And Jesus wept.
When did we forget that? Maybe because it’s so short. Even the “longer” version of John 11:35 above, with the conjunction, is still two characters less than 1 Chronicles 1:25.
Maybe because it doesn’t match with what leaders want. In this election season, I read about bishops and cardinals advising about voting. I checked my Bible, then to be safe I checked a online source. Only two of the 23 translations contained the word “abortion”, and in both cases a person was describing himself. In case you’re wondering, they are
Job 3:16 in Young’s Literal Translation, and
1 Corinthians 15:8 in The Darby Translation. The word “democracy” never appears. Homosexuality appears once in the New Testament, in a list of sexual sins in 1 Corinthians 6. If I counted correctly, the word “wept” appears 53 times in the NIV. Of course, “slave” appears over 100 times, so counting’s not the best metric.
Maybe because American society is conditioned to abhor emotions, particularly weakness. I photographed this poster at the Heard Museum in an exhibit on Indian Schools. As part of the civilization process of the Indian, they were taught proper white manners. The good Puritans decided that emotion was wrong, and since America still runs on Puritan emotions, very little has changed.
I saw a little story in the Chicago Tribune about crying. According to the article, women average 5.3 cries per month, while men slide in at 1.4. That’s not very much. Apparently the poster was quite effective. English professor Tom Lutz wrote a history of tears, and he noted that tears are often a sign of submission. “Since women are conditioned to be more subservient than men, they are `allowed’ to cry more often.” That sentence is miserable on so many levels.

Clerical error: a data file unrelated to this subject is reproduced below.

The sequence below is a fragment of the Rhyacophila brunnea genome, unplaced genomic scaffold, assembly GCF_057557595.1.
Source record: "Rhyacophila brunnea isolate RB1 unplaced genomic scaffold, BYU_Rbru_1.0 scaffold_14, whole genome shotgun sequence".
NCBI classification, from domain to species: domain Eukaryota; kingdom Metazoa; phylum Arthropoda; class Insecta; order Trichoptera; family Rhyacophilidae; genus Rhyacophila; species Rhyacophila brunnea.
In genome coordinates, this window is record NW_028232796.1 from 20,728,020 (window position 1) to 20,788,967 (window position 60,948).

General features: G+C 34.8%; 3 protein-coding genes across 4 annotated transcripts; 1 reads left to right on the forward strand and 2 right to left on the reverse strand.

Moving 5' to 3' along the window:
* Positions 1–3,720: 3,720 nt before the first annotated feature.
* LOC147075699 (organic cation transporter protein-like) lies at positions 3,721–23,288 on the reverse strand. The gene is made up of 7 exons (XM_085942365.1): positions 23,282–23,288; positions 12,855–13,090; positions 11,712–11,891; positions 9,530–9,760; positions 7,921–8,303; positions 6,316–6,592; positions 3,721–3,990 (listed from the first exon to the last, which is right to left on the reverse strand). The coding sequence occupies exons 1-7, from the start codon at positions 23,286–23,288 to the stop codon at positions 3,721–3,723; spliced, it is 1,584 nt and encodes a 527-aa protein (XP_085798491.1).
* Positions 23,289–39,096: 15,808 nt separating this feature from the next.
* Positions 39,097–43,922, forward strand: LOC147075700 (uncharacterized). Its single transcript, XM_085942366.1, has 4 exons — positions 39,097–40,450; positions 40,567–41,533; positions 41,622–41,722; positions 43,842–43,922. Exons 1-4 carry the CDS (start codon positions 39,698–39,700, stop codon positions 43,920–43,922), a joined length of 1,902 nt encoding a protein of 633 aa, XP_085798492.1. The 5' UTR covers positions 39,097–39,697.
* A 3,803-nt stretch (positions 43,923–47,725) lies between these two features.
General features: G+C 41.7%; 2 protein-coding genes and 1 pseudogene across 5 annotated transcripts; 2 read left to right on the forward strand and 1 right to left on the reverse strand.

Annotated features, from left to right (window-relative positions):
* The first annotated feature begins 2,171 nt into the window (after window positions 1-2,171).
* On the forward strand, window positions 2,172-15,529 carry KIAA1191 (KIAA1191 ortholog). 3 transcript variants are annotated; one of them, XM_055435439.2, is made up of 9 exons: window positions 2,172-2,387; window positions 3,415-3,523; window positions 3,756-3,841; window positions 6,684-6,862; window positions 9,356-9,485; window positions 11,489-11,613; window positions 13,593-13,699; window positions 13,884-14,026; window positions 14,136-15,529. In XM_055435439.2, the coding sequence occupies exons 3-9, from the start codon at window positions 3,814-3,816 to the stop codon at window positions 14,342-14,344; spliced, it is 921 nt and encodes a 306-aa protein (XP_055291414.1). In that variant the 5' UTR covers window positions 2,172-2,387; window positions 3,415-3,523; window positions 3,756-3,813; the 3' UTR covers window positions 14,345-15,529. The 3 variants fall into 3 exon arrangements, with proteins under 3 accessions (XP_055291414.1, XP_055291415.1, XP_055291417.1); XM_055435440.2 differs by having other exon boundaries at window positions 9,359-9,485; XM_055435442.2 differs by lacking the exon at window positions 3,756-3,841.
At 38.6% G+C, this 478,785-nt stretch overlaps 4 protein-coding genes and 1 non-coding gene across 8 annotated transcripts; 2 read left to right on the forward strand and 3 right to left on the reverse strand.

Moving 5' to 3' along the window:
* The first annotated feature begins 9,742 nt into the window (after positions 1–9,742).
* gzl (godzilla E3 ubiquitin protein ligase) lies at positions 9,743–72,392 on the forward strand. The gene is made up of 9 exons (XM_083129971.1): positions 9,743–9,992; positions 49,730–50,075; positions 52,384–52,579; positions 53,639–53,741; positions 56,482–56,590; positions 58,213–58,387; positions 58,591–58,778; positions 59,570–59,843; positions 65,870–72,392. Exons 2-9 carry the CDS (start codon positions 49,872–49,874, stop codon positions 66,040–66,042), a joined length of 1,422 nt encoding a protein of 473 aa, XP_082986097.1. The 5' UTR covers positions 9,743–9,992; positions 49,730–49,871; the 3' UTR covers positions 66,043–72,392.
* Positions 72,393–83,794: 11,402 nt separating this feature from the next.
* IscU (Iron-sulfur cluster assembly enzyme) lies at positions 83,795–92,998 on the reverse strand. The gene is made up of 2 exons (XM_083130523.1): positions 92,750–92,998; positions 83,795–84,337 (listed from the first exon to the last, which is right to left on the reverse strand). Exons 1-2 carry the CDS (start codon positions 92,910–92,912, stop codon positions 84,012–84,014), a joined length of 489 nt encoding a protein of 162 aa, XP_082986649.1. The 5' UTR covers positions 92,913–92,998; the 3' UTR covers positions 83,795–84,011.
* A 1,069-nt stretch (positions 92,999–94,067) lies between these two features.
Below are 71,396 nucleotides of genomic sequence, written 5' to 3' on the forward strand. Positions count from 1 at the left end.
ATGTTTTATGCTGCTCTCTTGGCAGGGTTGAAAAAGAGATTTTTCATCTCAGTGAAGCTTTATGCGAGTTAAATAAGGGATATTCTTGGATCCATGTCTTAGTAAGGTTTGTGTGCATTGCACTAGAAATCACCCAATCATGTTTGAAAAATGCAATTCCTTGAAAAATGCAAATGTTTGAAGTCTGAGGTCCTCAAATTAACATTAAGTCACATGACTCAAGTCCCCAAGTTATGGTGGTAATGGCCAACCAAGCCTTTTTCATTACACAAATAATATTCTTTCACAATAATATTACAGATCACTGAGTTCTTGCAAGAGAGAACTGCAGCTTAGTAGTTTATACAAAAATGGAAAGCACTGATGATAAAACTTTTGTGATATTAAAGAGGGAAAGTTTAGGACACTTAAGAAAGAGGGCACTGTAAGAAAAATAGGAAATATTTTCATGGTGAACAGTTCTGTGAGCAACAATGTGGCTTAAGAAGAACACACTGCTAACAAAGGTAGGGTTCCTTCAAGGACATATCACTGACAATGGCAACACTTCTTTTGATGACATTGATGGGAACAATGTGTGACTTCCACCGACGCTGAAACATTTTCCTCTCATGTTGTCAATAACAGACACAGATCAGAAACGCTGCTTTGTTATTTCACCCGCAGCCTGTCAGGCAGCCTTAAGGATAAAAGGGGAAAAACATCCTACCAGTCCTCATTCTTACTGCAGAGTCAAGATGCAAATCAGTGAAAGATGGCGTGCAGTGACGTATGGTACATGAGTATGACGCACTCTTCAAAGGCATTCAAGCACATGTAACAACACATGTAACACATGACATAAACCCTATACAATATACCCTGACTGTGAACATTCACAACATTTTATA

Maybe because we don’t know how to respond. The gospel writer gives a balanced account; some of the Jews remark on the relationship and passion, while others critique him for not doing anything. Many people, particularly men, look at tears with shame. Crying’s OK in a very small set of situations: having a broken leg, losing the Super Bowl, and a parent’s funeral. Beyond that, it’s embarassment and weakness. A lot of other people just freeze up, since crying is not a very common sight in public or semipublic company. That’s usually not deer in headlights bad, but definitely disturbing and confusing. Moving up, a small group wants to become mechanics, finding the source of the pain then eliminating it to stop the tears. It’s very few that can console, the right combination of emotion and words and touch to aid and heal.
Ten years ago, I was working my school job, inserting security strips into library books and magazines. One of the full-time workers was crying; the prior evening had been a bad meeting between her and her ex [husband, I think.] The other office worker that day was trying to be consoling. I had the frozen look, so I just piled up books. At one point, the crier looked up and asked something like “I must look really pathetic, huh?” I failed. I managed to say something decent, but wound up going back to filing and organizing. That led to a search. I studied; I read; I queried those who listened; I tried to learn to feel and console. I’ve shown sympathetic tears, and have been called a good listener. Am I good enough?
About a week ago, I was walking with someone who had some bad days, between autumn allergies and the constant drain and depression of this university. (It doesn’t surprise me that recruiters constantly say University of Chicago students don’t smile.) When she started crying, I knew what the response should be, but I wasn’t aggressive enough; I should have jumped in with kindness and maybe held her, but instead I mumbled platitudes and kept conversational distance. She said goodbye and turned down the street. Again I failed.
I can’t call this a catastrophic mistake; I made a real attempt, and certainly did better than the time at 19. Yet it’s still not enough. I claim to give compassion and mercy, to try to understand the emotion. To try to understand tears and suffering. To not forget that Jesus wept.